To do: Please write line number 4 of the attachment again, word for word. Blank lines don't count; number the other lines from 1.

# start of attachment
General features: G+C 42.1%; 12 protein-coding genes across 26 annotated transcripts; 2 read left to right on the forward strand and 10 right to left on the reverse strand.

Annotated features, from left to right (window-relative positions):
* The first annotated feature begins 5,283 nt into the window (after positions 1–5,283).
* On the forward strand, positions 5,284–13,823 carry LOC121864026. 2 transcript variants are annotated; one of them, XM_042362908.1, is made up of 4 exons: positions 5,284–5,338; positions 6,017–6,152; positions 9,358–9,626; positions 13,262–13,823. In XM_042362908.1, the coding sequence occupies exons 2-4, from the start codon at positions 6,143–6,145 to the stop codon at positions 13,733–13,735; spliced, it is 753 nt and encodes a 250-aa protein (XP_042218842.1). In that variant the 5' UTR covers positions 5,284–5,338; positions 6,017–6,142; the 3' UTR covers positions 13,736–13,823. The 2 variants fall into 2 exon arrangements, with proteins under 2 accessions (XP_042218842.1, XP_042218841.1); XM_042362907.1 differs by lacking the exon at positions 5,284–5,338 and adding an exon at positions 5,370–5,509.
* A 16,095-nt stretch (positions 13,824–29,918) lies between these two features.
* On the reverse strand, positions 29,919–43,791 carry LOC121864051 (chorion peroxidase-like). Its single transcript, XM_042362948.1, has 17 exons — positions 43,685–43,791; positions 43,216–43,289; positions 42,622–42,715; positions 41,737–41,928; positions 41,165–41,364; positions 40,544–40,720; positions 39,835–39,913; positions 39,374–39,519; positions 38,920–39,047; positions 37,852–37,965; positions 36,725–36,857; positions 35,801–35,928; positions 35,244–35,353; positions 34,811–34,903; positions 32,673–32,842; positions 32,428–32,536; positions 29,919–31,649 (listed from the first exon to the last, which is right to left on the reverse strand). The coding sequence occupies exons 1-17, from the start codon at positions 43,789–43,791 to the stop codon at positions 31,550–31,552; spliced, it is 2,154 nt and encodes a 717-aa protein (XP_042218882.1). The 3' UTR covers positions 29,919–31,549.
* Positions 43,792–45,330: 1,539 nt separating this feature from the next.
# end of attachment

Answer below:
* On the forward strand, positions 5,284–13,823 carry LOC121864026. 2 transcript variants are annotated; one of them, XM_042362908.1, is made up of 4 exons: positions 5,284–5,338; positions 6,017–6,152; positions 9,358–9,626; positions 13,262–13,823. In XM_042362908.1, the coding sequence occupies exons 2-4, from the start codon at positions 6,143–6,145 to the stop codon at positions 13,733–13,735; spliced, it is 753 nt and encodes a 250-aa protein (XP_042218842.1). In that variant the 5' UTR covers positions 5,284–5,338; positions 6,017–6,142; the 3' UTR covers positions 13,736–13,823. The 2 variants fall into 2 exon arrangements, with proteins under 2 accessions (XP_042218842.1, XP_042218841.1); XM_042362907.1 differs by lacking the exon at positions 5,284–5,338 and adding an exon at positions 5,370–5,509.